Identification Of Triticale- Rye Hybrids With ISSR-PCR Markers Application | 17050
Journal of Biotechnology & Biomaterials
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The F1 hybrids between maintainers of the cms-
system in triticale and maintainers of the cms-Pampa
system in rye were obtained and their hybrid origin was verified. The F1 hybrids were selfing and maintaining ability effect
of F2 individuals in triticale cms lines with
cytoplasm, were tested. After pollinating over seven thousands flowers
of triticale with rye pollen, ten hybrid grains were obtained (0.14%). Their hybrid origin was verified by PCR using ISSR (Inter
Simple Sequence Repeats) primers. Our sets primers produced 24 to 49 amplification fragments of different lengths. Among
them, several fragments were monomorphic, i.e., common to maintainers of triticale, maintainers of rye and their F1 hybrids.
In most primer-genotype combinations from one to four fragments were specific to the rye maintainers and the F1 hybrids.
These data provide evidence for the hybrid character of the F1 plants. These fragments were not observed in female triticale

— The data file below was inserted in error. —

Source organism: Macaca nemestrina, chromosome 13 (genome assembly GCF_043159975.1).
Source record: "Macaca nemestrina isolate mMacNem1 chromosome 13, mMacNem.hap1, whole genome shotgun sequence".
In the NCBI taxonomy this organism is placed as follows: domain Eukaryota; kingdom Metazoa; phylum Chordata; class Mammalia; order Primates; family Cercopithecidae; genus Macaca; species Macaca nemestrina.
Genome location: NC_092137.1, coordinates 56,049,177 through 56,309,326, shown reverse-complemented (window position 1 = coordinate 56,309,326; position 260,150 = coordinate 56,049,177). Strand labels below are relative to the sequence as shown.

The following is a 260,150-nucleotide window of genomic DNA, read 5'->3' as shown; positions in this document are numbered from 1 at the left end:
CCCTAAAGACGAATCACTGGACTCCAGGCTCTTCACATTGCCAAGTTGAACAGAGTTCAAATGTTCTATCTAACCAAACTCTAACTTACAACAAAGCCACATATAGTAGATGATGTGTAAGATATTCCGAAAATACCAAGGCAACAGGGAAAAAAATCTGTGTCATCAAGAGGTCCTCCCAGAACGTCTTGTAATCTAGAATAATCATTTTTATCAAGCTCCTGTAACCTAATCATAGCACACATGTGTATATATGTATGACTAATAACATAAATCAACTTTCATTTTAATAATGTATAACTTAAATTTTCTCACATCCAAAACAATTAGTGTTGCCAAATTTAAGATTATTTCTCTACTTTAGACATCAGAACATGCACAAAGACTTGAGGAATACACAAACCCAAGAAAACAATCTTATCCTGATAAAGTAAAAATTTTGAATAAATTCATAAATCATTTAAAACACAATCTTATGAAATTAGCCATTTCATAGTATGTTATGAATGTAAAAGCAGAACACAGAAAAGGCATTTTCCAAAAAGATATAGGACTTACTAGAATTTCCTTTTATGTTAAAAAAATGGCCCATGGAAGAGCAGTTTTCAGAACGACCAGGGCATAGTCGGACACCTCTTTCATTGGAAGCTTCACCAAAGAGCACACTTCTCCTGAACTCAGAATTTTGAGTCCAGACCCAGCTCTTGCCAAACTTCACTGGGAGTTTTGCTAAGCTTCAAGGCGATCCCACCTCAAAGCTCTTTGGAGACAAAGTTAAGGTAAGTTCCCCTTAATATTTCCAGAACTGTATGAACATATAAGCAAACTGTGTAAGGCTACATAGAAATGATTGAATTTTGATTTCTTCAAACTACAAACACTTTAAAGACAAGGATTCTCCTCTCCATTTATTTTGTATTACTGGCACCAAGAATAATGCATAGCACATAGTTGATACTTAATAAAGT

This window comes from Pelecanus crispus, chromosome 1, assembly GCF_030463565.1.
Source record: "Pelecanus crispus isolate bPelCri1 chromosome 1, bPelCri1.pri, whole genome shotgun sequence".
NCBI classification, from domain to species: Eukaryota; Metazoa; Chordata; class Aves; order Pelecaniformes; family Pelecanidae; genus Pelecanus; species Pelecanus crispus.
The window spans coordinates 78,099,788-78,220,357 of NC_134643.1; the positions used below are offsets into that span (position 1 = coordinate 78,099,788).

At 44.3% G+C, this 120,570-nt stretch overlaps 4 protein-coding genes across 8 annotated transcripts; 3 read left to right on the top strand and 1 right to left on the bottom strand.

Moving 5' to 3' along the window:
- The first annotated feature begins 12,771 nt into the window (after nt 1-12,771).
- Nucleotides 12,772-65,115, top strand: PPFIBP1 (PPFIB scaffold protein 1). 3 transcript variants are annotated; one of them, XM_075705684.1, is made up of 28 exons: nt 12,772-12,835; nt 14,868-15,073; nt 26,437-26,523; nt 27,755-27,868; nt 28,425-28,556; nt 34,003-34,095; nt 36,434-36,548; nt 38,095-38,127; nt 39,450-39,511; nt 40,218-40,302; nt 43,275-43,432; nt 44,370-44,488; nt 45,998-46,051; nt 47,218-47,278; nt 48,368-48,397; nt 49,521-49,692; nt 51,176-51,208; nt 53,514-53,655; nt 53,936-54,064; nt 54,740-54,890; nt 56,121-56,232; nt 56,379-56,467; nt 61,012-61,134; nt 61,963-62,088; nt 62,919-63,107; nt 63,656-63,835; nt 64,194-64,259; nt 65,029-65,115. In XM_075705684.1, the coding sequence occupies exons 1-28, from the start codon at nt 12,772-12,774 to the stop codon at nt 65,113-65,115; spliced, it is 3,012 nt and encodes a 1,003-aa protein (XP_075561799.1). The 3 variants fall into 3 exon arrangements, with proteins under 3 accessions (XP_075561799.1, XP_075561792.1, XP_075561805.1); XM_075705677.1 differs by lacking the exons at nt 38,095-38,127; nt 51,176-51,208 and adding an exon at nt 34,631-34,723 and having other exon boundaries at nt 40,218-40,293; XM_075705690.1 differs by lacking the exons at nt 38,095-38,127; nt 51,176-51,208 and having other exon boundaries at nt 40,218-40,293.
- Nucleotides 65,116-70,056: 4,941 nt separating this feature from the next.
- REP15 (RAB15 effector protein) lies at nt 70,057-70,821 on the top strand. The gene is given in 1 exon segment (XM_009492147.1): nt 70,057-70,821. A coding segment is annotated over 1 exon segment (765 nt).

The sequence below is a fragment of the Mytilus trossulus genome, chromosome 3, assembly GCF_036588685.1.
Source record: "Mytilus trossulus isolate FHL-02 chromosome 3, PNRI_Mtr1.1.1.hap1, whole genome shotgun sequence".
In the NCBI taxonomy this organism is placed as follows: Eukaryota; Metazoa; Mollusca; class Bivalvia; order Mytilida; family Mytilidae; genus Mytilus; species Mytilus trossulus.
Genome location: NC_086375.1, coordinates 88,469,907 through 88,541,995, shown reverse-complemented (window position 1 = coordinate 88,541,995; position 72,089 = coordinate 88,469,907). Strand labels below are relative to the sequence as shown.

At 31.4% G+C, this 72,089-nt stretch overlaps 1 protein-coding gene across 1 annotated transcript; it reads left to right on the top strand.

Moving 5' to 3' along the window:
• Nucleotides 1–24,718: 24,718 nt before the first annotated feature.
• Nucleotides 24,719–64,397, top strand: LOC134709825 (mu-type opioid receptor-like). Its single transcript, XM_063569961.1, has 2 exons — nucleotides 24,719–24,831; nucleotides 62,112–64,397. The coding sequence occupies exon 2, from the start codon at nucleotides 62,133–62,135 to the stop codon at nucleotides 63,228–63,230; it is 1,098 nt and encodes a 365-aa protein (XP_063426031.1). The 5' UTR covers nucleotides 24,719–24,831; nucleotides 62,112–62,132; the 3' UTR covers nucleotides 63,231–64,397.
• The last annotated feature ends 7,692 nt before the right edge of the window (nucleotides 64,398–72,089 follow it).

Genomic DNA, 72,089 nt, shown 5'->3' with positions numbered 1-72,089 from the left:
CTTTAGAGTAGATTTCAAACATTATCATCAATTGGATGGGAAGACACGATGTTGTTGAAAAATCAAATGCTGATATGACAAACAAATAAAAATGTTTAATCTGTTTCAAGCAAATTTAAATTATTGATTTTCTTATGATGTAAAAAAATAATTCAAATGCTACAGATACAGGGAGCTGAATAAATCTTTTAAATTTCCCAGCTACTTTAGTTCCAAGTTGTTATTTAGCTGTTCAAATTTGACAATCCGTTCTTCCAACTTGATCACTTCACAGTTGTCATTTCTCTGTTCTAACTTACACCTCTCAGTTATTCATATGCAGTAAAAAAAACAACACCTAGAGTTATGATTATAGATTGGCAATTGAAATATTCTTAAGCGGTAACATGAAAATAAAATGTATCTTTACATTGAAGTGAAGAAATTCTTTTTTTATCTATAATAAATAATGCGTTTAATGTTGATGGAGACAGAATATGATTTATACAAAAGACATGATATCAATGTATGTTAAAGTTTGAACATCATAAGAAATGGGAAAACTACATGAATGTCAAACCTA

maintainers. It is worth noting that in most of the studied hybrids more PCR fragments were obtained in female parents
compare to male parents, this is most noticeable in the case of primer ISSR03. The most informative of the primers was ISSR
03 that generated seven polymorphic fragments that were present in male parents and the hybrids, and 18 fragments that were
present in female parents and the hybrid. Fourteen F2 individuals (7.8%), as well as their S1 and progeny, generated stable male
sterility in F1, BC1 and BC2 generations possessing
Tomasz Warzecha has completed his PhD in 2001 from Agricultural University in Krak
w, Poland. He has participated at the International Postgraduate Course
on Biotechnology in Agriculture, Plants and Microorganisms at the Hebrew University of Jerusalem. Additionally completed the Pedagogical Studium majored in
Biology and Chemistry at Jagiellonian University in Krakow, Poland. He has worked in a project focused to examine natural variation in the recombination pathways
in maize at the Department of Plant Breeding and Genetics at Cornell University, Ithaca, USA. At present he is Research Associate at the Department of Plant
Breeding and Seed Science in Krakow.
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